NASA Earth Observatory image by Robert Simmon, using data from the NASA/GSFC/METI/ERSDAC/JAROS, and U.S./Japan ASTER Science Team
The eruption at Chile’s Puyehue-Cordón Caulle Volcanic Complex continued in late June 2011, with lava and ash still pouring out 23 days after the eruption began.
The Advanced Spaceborne Thermal Emission and Reflection Radiometer (ASTER) on the Terra satellite captured this nighttime view of the volcanic complex on June 27, 2011. In this thermal infrared image, hot areas are bright and cold areas are dark. The white feature in the center of the image is an active lava flow.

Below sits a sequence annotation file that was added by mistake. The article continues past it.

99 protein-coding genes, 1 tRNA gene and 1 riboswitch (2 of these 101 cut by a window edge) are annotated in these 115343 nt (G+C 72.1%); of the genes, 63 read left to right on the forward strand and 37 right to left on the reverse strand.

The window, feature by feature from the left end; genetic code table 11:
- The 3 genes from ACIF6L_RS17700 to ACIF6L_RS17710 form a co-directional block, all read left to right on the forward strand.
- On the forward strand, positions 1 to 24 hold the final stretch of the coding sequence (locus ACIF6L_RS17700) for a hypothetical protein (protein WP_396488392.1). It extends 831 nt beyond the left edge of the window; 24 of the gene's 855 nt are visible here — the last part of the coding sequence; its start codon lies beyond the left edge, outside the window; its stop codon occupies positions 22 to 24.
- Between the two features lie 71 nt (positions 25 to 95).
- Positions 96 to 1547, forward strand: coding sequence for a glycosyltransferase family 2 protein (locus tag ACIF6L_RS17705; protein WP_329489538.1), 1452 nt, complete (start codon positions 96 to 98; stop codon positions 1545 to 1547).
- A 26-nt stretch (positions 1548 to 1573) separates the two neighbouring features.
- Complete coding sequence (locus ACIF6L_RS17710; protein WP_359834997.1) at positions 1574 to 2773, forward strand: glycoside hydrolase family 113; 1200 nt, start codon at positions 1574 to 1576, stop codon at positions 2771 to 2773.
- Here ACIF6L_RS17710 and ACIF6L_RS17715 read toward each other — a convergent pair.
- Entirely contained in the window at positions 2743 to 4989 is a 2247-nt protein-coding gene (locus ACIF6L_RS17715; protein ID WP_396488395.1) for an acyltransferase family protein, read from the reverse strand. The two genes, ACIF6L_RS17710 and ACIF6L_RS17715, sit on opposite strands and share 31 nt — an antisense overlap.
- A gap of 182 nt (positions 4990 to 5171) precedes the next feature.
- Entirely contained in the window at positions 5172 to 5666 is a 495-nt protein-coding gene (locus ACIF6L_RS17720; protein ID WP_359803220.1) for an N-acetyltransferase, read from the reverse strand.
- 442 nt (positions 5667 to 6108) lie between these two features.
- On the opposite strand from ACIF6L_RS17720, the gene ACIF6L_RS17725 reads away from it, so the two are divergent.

According to SERNAGEOMIN, Chile’s ministry of mining and geology, the eruption has been subsiding a bit, with fewer and lower intensity tremors and earthquakes. Ashfalls, lahars, and landslides are the primary threat at the moment.
- SERNAGEOMIN (2011, June 28) Reporte Especial de Actividad Volcánica No 56 Complejo Volcánico Puyehue – Cordón Caulle. Accessed June 28, 2011.
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